Tuesday, June 29, 2010

1-Dimensional; Ideas 1 Part 3

"If I only could see the back of this chair, I wouldn't be thinking about not seeing the back of this chair"

Slowly and meticulously, Husserl gets to the ideas of phenomenology. This is in distinction from him spending 100 pages criticizing every method before him that tries to establish an a priori science either pyschologistically or metaphysically. So this post will deal neither with the crossing out of one's existence when doing phenomenology, nor the criticism of empiricism and idealism explored in the last post. Instead, this post will go into insights into phenomenology. Still these insights into phenomenology aren't phenomenology itself, as a pure descriptive process of what happens in phenomena. In a certain sense, these are still precautions and an elaborations of the method of phenomenological research. Insights though go beyond criticisms of method, and it's here that we will first start to understand Husserl's method of understanding the experience of consciousness. We will see how articulate he is in his analysis of consciousness that places firmly in distinction to the "phenomenology" of Heidegger for example. This isn't to criticize Heidegger and all that extra-important insights he brought into 20th century philosophy. I think if anything, it's to distinguish phenomenology from ontology. This has always been an instinct that I have when reflecting on Book 1 of Being and Time in regards to Husserl's practice. It truly is the case that Being and Time operates as an existential analytic. It categorizes beings in the most general way (E.G. "Looking around for something to do") which of course changes the way anyone looks at philosophy. But this project is different from Husserl's project. The existential is parenthesized out of the development. This will be elaborated on in this post. Hopefully by the end of it, a distinction will be made between the thought of Husserl and Heidegger and how it's simply justifiable to see Heidegger as an ontologist (concerned with the beingness of Dasein) and Husserl as a phenomenologist (concerned with the possibilities required for there to be such thing as a Dasein). What is about to be explored is not explored by Heidegger, and what Heidegger explores in what Husserl terms as a "sociology" (somewhat pejoratively) is not explored by Husserl. So lets make this distinction, with the motivation of of distinguishing two modes of thought, rather than having them under the general rubric of what the Northwestern University Press would like to have them.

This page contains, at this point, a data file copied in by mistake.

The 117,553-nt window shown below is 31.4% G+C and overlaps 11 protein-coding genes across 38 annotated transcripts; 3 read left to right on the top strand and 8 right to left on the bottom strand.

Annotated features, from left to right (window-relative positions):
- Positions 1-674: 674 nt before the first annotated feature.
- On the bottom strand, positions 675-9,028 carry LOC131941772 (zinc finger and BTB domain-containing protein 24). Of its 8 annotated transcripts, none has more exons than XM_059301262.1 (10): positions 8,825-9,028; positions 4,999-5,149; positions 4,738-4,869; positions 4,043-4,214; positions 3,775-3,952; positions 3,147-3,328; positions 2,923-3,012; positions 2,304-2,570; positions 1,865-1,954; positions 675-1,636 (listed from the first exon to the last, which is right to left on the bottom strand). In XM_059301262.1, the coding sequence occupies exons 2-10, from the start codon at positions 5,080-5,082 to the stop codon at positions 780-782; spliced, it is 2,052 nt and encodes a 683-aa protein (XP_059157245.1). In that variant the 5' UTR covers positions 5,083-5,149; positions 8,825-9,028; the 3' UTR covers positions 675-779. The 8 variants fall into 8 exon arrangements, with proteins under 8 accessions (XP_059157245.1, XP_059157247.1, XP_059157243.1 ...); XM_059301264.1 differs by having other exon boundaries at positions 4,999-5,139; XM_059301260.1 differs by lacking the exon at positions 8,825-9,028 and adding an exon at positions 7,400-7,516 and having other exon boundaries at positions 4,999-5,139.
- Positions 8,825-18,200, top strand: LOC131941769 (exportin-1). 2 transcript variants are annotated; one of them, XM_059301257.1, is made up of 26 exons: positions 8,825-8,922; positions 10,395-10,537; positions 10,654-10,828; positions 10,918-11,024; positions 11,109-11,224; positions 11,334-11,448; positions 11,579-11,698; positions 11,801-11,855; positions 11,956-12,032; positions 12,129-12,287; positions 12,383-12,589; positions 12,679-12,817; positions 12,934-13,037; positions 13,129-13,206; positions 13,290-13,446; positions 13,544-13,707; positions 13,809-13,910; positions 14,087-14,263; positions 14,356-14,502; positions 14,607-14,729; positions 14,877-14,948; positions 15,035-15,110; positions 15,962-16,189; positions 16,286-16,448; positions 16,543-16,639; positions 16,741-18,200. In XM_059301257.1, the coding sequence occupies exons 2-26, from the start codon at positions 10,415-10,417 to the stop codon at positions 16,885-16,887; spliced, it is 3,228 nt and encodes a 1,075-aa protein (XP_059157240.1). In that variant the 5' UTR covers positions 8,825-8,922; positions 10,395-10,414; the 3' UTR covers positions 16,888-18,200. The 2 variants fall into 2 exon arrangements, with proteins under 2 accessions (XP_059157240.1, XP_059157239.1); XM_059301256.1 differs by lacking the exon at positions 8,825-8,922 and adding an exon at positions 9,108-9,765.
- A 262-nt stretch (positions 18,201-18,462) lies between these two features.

"The perception of a physical thing involves a certain inadequacy. Of necessity a physical thing can be given only "one-sidedly"; and that signifies, not just incompletely or imperfectly in some sense or other, but precisely what presentation by adumbration's prescribes". Husserl here delimits our immediate perception to the idea that you only see 1 side of something when you're gazing over it. I'm not able to see the object in it's entirety. I would be secondary, and probably even more eyes to see every single part of an object that would all have to be appropriated in consciousness as the entire object. But this is not how consciousness works for Husserl. What one-sidedness signifies, is an imperfectability. I can see one side of an object, but I can't see a whole object, therefore making the object imperfectly seen. Of course if we were to analyze this further independent from the thought of Husserl, we can say that his conception of perfectibility is an ideal, an idea that he's imposing to consciousness that consciousness can't fulfill. But Husserl addresses this by saying that it's not within consciousnesses jurisdiction to give perfected appearances of an object. He adds at the end of the quote that imperfectability signifies "what presentation by adumbration prescribes". As a warning, if you don't know what "adumbration" means in the most basic sense, and then eventually in the Husserlian sense, that one can get lost easily in the labyrinth of Husserl. An adumbration is a sketch, a rough outline of something. What then is Husserl saying in this statement? He's saying that seeing an object imperfectly is because consciousness prescribes an adumbration of the presentation. In other words, consciousness first gives a sketchy, rough outline of what it perceives. Consciousness is a process of adumbration. It gives things in a sketchy manner which don't ("at first") encapsulate the entirety of the object, and for Husserl, when an object is not it's totality (an impossibility), it's imperfect, which is precisely the mode of consciousness; to give imprecise "visions" of an object by way of adumbration's (sketches that serve to give you some idea of the object. Not the entire idea). So what do we get from this? Operating consciousness gives an imperfect idea of an object outside of itself, an object which it constitutes for itself imperfectly. However, consciousness has time (Internal Time Consciousness), so while for one time, consciousness only sees one side of an object, this won't be the case the more times consciousness is able to see an object, and here is where time because an essential structure to consciousness. "The indeterminateness necessarily signifies a determinableness which has a rigorously prescribed style. It points ahead to possible perceptual multiplicities which, merging continuously into one another, join together to make up the unity of one perception in which the continuously enduring physical thing is always showing some new "sides" in a new series of adumbration's). While the object can be seen in some ostensible entirety at first, time will allow consciousness to expatiate on the object it's focused on. While consciousness at one time had an object with a load of indeterminate qualities that it wasn't grasping, it will eventually (temporality) become more determined over time. While at one time I can only see one side of the chair, at another time I can see another side of the chair, at more times I can see other "perceptual multiplicities" which merge into one another as an idea as the object. The object becomes more idealized the more points of view are being seen in it; the more consciousness has these data of sensation (Husserl's verbiage). The physical thing is always showing new sides besides the 1-dimensional side it showed at first. These new sides though are adumbration's themselves, which means sketchy outlines themselves. So we have a lot of sketchy outlines of an object that "join together" to make something that is more ideal. You can see the motivation of Husserl to see an object never becoming fulfilled by his use of the word "adumbration". He want's to make sure that whatever is visible, is only visible as a sketchy outline. Inferred in this concept is that it's not perfect. From my reading of Husserl, I can't claim that this was ever Husserl's goal; to come up with a theory that would be able to realize what a perfectly ideal object is. Instead I think it was more of his goal to see that an object goes through a process of objectivation where adumbrated sedimentation's are slowly building on previous perceptions to create something more than what was originally perceived as 1-sided. Husserl establishes his goal independent from my statement that he's seeking a "clear" object when he states "To be in infinitum imperfect in this manner is part of the unanullable essence of the correlation between 'physical thing' and perception of physical thing". It's an essence. It's independent of "reality" or a "fact". What the "Physical Thing" is I can never know of independent of my consciousness of that correlative experience of something called a "thing". In this sense, I can never have a "pure" in-itself experience of the object because everything perception belongs to consciousness which is a process of 1-sided adumbration's that concatenate with other eventual perceptions, that never get the whole of the "physical thing", if we are certain that consciousness is an adumbrative process, meaning that it only gives an outline to what's outside of itself and is not what an object would be "all to itself". In this formal sense, there is no such thing as the in-itself. Kant would conjecture that the in-itself is unknowable, but inferred in this statement is that is existed and that we as subjective consciousnesses could not grasp what this ever was. Husserl though explains the fact that consciousness is what comes up with the idea of a physical thing, and comes up with the idea of this physical thing having an ostensible perfect understanding to itself, as if the chair were able to think for itself on what it exactly is. All these mental processes are just that, mental processes; predication by the ego in order to grasp an "essence" of something outside of itself. This is an eidetic truth. But an inference is not needed into what the in-itself of the object holding some "purity" to it independent of consciousness would be. (Heidegger would try to subtly criticize Western Metaphysics by saying that all objects are there for us, "ready-to-hand", meaning they are there for us to use independent of the existence of themselves, and so gives credence to the idea of an in-itself that Man has just not been able to grasp or touch. Heidegger would then turn in his later philosophy to the poetical form and "careful use of language" to be able to see the "essence" of an object independent of the subjectivity placed upon it by subjects. In this sense, to say that Heidegger had a nostalgia to some primitive mind is an understatement. In a sense it wouldn't be inappropriate to call him a naive idealist). The in-itself is simply a correlation of an ego that receives mental processes that concatenate experience. And when this joining-together by concatenation happens, the ego will go on it's way towards thinking about something called the "in-itself", the perfectibility it want's to posit. But this perfectibility is dependent on consciousness coming up with the idea itself. If anything is perfect, it's not an object that is able to be the semblance of "all-sides", it's consciousness that is able to posit all these impossible possibilities in the first place. "Necessarily there always remains horizon of determinable indeterminateness, no matter how far we go in our experience, no matter how extensive the continua of actual perception of the same thing may be through which we have passed". Lets flesh out this idea of "determinable indeterminateness". It's determinable, it's certain that there are things that we just can't know. This is a horizon of experience; We have things that we can't know, yet by a 1-sided perception of an object, we have some sort of grasp of something outside of consciousness. And by other adumbrative grasps of this thing outside of ourselves, we are shown new sides. What was once indeterminate because of a 1-sidedness, becomes more determined. They become more clearly given, but never so much as to take away consciousness's process from giving adumbrations of what's outside of itself, to essentially never give to itself some sort of "perfect clarity", but will build on ("Sedimentation" is the choice word used in Experience and Judgment) the original 1-sidedness with new forms of adumbration's pertaining to the "object" that's outside of consciousness. Let us note that this is in regards to the perception and reflection of a physical object. Later on, Husserl will go into the presentation of a mental process, or how it's never presented, but only "seen" in reflection. Mental processes don't get adumbrated. They don't have sides. They aren't spatial. There's intensities but there is not thing as a "perfected outside object" in a mental processes precisely because a mental process is immanent, meaning in consciousness. Of course, we can fantasize of the "flying centaur" (one of Husserl's peculiar examples of what one daydreams about), but when "objectifying" the mental process it's absolute as an act (E.G. reflection). So this post was limited to consciousness's 1-sided perception of something outside of itself (in classical terms, an object) which would then point ahead to other multiplicities that make up this outside in a more clarity, albeit, a never perfect clarity, which is not the task of Phenomenology, because of understanding it's counterscensical nature based on the fact that consciousness first conceives that possibility of perfection, and so, the idea of perfection, can either be seen as a motivation of a later ego that want's to posit things in an exactitude for it's own purposes, or a fantasy within consciousness that will always want more to the point of something called perfection (these two possibilities are somewhat similar. The former is a psychoanalytical description of the ego in general, and the later is a psychoanalytical description of a "surplus operation". In this sense, the motivation of the ego, is one of surplus). At the very least a distinction is made between Husserl and Heidegger. Husserl operates in a very immanent sense of the world, while Heidegger operates in an existential analytic of being (a theoretical description of what being does in the most general sense possible). Husserl doesn't get to the existential being, and will criticize this as ever being a science in his Crises, while Heidegger will find the primary grounding of the world precisely not in the immediate logico-phenomenological perception that Husserl hypothetically (metaphorically) writes on. The "ecstatic" experience first grounds being, not the fact that being (before recognizing themselves as being) is only seeing 1 side of an object. A further elaboration of this distinction will be made in a later post, with a tendentious regard for how being first happens. Of course, it must be remembered from the lessons of Derrida and Mearleau-Ponty's The Visible and The Invisible, that all these terms (consciousness, perception, being, ect.) are being used with a knowing being already "at-hand". In this sense, this author will be taking the luxury of hypothetical existence for grounding being, knowing fully well it's dependency on language, which will have to be explained along with the hypothetical existence. Still, we will see, that language can find a way of tricking itself into showing the subject that something happened to the subject independent of the direct meaning of the language being read. This is where Phenomenology will become most insightful.